San Francisco, CA-based Joyent provides Cloud Computing software and services, with a slightly different approach that integrates everything into a suite that can be used just as well by Cloud service providers, enterprises and developers.
Their cloud software is SmartDataCenter, which is licensed to Dell, Uniserve and other service providers. Their public Cloud (JoyentCloud) has A-list customers such as LinkedIn and Gilt Groupe.
The real key that drives the company founded in 2004 is their involvement and sponsorship of two open source projects in Joyent SmartOS and Node.js, which is an exciting new platform for building scalable real-time applications quickly. Needless to say, they work well together, with Node.js as Platform as a Service (PaaS) running on top of Joyent SmartOS. Node is quickly catching up with Ruby on Rails, and is being touted as the new best thing in programming since Java and Ruby on Rails. I feel it looks destined to become just as famous for quickly developing cloud applications, as Rails was for putting together websites and hosted applications instantly with blocks of available code.
However, the surprising thing is not that it has become popular with the open source developer community, since that is what it was supposed to do. The surprising element is how fast it has taken off on a commercial level, and been accepted by huge companies and providers. Yahoo! and eBay openly endorse it, and Joyent’s biggest victory is bringing Microsoft on board.
One would think that an open source project that involved operating systems and application development would be the last thing that Redmond would support. But they have, and quite enthusiastically too. Microsoft has agreed to provide run-time support for Node.js on Windows Azure, which is Microsoft’s Cloud OS.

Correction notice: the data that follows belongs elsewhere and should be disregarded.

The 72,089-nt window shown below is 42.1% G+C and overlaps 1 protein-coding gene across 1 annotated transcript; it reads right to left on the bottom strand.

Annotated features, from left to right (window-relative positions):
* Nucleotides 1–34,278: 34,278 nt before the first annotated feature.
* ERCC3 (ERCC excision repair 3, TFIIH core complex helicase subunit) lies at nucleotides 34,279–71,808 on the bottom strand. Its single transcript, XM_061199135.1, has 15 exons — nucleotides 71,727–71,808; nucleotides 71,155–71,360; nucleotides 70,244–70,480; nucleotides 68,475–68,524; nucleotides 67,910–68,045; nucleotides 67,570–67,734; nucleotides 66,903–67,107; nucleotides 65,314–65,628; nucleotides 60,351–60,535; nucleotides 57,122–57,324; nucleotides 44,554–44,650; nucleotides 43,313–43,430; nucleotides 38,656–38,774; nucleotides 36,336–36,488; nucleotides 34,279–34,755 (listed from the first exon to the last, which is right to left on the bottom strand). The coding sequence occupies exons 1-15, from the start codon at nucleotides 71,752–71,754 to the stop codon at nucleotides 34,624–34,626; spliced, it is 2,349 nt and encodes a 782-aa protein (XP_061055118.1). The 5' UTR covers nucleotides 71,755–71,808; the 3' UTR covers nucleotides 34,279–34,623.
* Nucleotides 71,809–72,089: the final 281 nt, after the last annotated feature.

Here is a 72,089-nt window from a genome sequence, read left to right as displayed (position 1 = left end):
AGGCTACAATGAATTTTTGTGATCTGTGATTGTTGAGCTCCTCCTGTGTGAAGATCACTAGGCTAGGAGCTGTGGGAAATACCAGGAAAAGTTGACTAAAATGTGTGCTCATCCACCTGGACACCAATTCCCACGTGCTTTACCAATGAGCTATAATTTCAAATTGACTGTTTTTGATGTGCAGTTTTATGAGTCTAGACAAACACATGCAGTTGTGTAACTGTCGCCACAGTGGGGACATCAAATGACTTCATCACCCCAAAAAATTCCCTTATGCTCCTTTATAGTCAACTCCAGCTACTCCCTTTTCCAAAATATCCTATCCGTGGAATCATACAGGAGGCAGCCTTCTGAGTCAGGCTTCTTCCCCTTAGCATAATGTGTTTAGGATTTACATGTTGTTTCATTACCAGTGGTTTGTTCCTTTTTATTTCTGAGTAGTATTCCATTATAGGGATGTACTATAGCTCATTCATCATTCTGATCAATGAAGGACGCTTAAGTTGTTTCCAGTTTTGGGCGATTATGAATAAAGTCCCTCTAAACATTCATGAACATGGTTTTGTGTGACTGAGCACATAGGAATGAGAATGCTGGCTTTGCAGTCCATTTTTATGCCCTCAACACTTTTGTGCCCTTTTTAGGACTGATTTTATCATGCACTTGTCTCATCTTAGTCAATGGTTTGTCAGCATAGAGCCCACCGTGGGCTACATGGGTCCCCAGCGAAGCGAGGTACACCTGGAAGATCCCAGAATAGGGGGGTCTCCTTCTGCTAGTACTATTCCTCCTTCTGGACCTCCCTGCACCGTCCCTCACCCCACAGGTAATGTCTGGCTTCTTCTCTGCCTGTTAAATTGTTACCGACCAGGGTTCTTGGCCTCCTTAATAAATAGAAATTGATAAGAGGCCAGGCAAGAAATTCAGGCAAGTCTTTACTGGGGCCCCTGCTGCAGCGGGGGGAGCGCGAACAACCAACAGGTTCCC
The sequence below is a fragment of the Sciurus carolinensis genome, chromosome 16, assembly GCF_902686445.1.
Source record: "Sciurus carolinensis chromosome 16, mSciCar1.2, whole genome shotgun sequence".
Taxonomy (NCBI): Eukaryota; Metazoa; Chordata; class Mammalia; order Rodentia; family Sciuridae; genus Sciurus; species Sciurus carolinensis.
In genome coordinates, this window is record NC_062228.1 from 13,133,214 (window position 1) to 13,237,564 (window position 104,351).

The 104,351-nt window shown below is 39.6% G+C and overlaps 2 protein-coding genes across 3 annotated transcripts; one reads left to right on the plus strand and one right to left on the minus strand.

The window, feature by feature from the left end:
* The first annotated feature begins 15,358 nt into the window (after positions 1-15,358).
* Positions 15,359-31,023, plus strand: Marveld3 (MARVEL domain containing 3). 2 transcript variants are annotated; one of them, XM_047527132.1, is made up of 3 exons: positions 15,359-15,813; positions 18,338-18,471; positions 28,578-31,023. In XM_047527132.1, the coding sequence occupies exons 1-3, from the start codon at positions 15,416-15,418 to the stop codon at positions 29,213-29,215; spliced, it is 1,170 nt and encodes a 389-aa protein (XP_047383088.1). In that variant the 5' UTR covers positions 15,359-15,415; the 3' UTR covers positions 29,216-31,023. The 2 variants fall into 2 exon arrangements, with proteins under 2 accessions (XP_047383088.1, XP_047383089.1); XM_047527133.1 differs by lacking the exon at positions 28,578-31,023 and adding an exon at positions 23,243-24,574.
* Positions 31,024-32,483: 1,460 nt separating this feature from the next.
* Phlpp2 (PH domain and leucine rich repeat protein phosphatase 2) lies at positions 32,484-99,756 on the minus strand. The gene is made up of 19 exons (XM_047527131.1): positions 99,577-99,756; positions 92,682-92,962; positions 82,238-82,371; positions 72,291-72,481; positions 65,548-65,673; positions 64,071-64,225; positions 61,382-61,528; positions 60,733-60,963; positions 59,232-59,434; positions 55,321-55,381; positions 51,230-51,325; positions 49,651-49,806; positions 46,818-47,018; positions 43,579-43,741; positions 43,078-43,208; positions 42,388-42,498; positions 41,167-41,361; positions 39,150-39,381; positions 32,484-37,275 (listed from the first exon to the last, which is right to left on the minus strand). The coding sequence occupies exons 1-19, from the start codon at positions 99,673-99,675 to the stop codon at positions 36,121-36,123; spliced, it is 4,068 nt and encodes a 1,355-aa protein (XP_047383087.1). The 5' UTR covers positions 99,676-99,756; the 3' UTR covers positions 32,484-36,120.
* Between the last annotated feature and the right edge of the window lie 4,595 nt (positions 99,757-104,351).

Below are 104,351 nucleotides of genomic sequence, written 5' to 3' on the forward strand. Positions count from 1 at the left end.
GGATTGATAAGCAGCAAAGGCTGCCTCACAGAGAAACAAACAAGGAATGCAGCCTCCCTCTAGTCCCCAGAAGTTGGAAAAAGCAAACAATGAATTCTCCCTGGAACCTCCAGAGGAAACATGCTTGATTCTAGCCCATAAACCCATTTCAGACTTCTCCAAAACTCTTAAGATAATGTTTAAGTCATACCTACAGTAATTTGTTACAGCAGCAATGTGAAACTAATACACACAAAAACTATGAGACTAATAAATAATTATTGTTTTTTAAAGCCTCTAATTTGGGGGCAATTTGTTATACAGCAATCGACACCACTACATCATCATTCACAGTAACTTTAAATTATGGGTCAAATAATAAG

They agreed to provide support for Node.js storage on Windows Azure even for applications that are hosted elsewhere. At this point, we find it hard to decide whether Microsoft was convinced by Joyent as a kindred spirit or by the possibilities they see in Node.js. Jason Hoffman, CTO of Joyent, says it is simply because very few open source projects approach Redmond, and Joyent had the courage to ask Microsoft to pitch in.
Either way, Microsoft’s active support and involvement in what is essentially an open source project has ensured that it will be a huge success with a lot more publicity and attention from developers. Further evidence comes in the form of the “Technology of the Year” award for Node.js from Infoworld.
For Cloud computing customers, looking for a fast and easy to use PaaS development environment for scalable network applications dependent on real-time information, Node.js are arguably going to be the best choice very soon. The ability to use evented asynchronous I/O and work with both open source and proprietary operating systems like Joyent SmartOS and Windows Azure is a big plus that should help Node.js grab more enterprise customers than a typical open source project.
Joyent, for its part, is sitting pretty with a big list of Node.js services which I think will turn out to be a big revenue magnet in the near future. Their offerings include enterprise commercial support and certification, professional services like application support and technical training, and full platform enablement. A good cloud strategy at work.
Author: Cloud Consultant at CIONNE.com.
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